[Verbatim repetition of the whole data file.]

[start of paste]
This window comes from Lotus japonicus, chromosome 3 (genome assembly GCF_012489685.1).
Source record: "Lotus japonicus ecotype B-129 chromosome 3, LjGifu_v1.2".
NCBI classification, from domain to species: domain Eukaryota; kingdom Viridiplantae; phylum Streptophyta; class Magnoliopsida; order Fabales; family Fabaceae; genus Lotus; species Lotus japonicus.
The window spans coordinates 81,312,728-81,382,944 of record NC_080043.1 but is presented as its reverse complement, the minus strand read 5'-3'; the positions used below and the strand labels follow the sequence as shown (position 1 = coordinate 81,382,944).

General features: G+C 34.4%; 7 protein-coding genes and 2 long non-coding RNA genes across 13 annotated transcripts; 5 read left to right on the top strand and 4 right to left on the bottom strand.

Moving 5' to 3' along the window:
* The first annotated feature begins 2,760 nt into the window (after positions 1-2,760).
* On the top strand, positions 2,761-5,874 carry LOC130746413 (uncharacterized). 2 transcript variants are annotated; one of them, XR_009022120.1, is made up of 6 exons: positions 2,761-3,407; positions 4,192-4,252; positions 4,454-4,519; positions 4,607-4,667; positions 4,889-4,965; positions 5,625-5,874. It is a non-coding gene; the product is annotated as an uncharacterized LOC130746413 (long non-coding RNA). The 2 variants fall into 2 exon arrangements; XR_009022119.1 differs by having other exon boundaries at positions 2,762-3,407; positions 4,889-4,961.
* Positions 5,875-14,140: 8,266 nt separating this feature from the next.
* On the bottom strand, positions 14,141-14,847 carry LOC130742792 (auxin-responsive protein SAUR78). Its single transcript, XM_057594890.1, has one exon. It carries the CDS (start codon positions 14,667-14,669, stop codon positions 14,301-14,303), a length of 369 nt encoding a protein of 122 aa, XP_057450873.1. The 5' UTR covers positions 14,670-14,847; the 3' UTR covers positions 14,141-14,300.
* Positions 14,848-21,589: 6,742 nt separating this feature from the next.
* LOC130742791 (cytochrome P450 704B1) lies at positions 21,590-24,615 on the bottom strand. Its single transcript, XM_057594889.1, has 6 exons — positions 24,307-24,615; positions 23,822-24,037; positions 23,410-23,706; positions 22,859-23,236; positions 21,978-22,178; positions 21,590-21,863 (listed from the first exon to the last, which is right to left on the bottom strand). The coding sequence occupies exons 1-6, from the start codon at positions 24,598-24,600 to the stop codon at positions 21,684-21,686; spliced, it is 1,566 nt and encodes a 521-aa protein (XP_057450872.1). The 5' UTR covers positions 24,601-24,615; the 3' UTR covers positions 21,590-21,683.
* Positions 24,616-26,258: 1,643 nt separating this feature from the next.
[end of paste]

This window comes from Lotus japonicus, chromosome 3 (genome assembly GCF_012489685.1).
Source record: "Lotus japonicus ecotype B-129 chromosome 3, LjGifu_v1.2".
NCBI classification, from domain to species: domain Eukaryota; kingdom Viridiplantae; phylum Streptophyta; class Magnoliopsida; order Fabales; family Fabaceae; genus Lotus; species Lotus japonicus.
The window spans coordinates 81,312,728-81,382,944 of record NC_080043.1 but is presented as its reverse complement, the minus strand read 5'-3'; the positions used below and the strand labels follow the sequence as shown (position 1 = coordinate 81,382,944).

General features: G+C 34.4%; 7 protein-coding genes and 2 long non-coding RNA genes across 13 annotated transcripts; 5 read left to right on the top strand and 4 right to left on the bottom strand.

Moving 5' to 3' along the window:
* The first annotated feature begins 2,760 nt into the window (after positions 1-2,760).
* On the top strand, positions 2,761-5,874 carry LOC130746413 (uncharacterized). 2 transcript variants are annotated; one of them, XR_009022120.1, is made up of 6 exons: positions 2,761-3,407; positions 4,192-4,252; positions 4,454-4,519; positions 4,607-4,667; positions 4,889-4,965; positions 5,625-5,874. It is a non-coding gene; the product is annotated as an uncharacterized LOC130746413 (long non-coding RNA). The 2 variants fall into 2 exon arrangements; XR_009022119.1 differs by having other exon boundaries at positions 2,762-3,407; positions 4,889-4,961.
* Positions 5,875-14,140: 8,266 nt separating this feature from the next.
* On the bottom strand, positions 14,141-14,847 carry LOC130742792 (auxin-responsive protein SAUR78). Its single transcript, XM_057594890.1, has one exon. It carries the CDS (start codon positions 14,667-14,669, stop codon positions 14,301-14,303), a length of 369 nt encoding a protein of 122 aa, XP_057450873.1. The 5' UTR covers positions 14,670-14,847; the 3' UTR covers positions 14,141-14,300.
* Positions 14,848-21,589: 6,742 nt separating this feature from the next.
* LOC130742791 (cytochrome P450 704B1) lies at positions 21,590-24,615 on the bottom strand. Its single transcript, XM_057594889.1, has 6 exons — positions 24,307-24,615; positions 23,822-24,037; positions 23,410-23,706; positions 22,859-23,236; positions 21,978-22,178; positions 21,590-21,863 (listed from the first exon to the last, which is right to left on the bottom strand). The coding sequence occupies exons 1-6, from the start codon at positions 24,598-24,600 to the stop codon at positions 21,684-21,686; spliced, it is 1,566 nt and encodes a 521-aa protein (XP_057450872.1). The 5' UTR covers positions 24,601-24,615; the 3' UTR covers positions 21,590-21,683.
* Positions 24,616-26,258: 1,643 nt separating this feature from the next.